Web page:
Veterinarians have a common desire in wanting to see healthy puppies that grow and develop to exemplify the characteristics of their breed — the perfect litter. Unfortunately, this task is far easier to describe than to accomplish. There are several factors that influence the outcome of a breeding (reproductive factors) and numerous factors that ultimately influence the pups produced (non-reproductive factors).Reproductive factors include genetics (breed and selection of the dog and bitch), the age, health and maternal ability of the bitch, the size of the litter, and the bitch’s nutritional status. Non-reproductive factors include the environment in which the litter is born, the level and type of socialization that the puppies receive, the home environment, the ability of the owner to teach (train) expected behaviors, and nutritional support. Although nutrition remains important throughout the puppy’s life, it is especially critical during the early developmental windows of puppy growth (pre-, neo-, and post-natal). This manuscript will focus on the impact of maternal and post-weaning nutrition on the puppy’s learning ability with particular emphasis on essential fatty acids (EFA).

A significant (P<0.05) effect of dietary DHA level was observed (fig 7) with over twice as many puppies (68%) achieving at least one success criterion when nourished by the High DHA diet compared to the Low DHA group, which produced the fewest successes (30%). Results were consistent over multiple replications.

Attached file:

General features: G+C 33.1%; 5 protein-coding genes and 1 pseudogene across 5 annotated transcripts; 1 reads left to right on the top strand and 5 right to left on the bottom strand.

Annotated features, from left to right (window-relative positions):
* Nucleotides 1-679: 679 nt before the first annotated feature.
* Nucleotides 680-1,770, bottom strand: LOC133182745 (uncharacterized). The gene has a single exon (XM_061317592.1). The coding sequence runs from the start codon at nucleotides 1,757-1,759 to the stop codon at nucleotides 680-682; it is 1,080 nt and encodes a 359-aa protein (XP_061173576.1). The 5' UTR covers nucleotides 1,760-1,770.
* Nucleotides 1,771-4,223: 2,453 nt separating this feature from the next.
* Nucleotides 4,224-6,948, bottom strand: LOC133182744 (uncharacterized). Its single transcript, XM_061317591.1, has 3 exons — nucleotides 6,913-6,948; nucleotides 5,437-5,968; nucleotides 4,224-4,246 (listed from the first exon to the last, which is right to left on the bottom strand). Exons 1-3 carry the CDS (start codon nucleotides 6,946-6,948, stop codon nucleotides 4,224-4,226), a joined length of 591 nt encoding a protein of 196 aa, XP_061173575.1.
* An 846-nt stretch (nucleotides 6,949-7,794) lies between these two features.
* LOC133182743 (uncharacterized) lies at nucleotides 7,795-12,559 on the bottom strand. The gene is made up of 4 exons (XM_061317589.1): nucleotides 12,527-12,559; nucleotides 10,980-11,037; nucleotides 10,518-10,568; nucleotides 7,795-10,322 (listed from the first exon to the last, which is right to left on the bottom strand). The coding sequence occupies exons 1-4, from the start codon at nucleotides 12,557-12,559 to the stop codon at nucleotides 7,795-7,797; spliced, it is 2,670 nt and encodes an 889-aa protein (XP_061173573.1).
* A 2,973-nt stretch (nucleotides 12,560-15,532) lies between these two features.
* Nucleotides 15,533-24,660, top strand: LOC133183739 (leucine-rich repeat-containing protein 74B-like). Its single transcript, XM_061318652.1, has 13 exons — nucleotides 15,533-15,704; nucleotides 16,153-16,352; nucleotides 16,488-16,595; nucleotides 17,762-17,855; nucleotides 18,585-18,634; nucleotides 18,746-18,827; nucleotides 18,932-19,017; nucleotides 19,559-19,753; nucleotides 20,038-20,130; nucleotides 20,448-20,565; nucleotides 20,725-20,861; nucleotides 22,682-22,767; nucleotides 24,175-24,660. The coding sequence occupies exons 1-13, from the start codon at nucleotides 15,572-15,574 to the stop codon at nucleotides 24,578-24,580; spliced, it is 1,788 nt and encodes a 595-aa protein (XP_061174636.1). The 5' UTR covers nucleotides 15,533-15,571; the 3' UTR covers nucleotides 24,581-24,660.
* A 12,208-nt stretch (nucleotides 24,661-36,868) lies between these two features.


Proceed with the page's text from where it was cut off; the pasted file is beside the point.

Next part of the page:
Genetics and environment are key contributors to the development of the puppy and ultimately determine the characteristics that will be predominant as an adult. Environment can be continually modified (for better or worse) throughout growth and development, however, genetic potential is fixed at the time of breeding. Traditionally, nutrition has been considered as important relative to the supplying of necessary building blocks for organ and system growth. Clearly this remains vitally important; however, it is becoming increasingly evident that nutrition can also significantly impact the achievement of genetic potential in the puppy in ways not previously appreciated. Such is the case with increased puppy trainability with appropriate dietary concentrations of DHA. The data supports the inclusion of high dietary DHA levels for puppies and for pregnant and lactating bitches. Improving trainability can strengthen the owner-companion animal bond and increase the likelihood of a successful integration of the pet into the human household. This clearly points to the importance of continuing to expand nutritional horizons beyond the current dogma and identify opportunities to fulfill the puppy’s genetic potential through optimal nutritional support. Through these efforts the puppy will have the greatest opportunity to become the “perfect puppy.”

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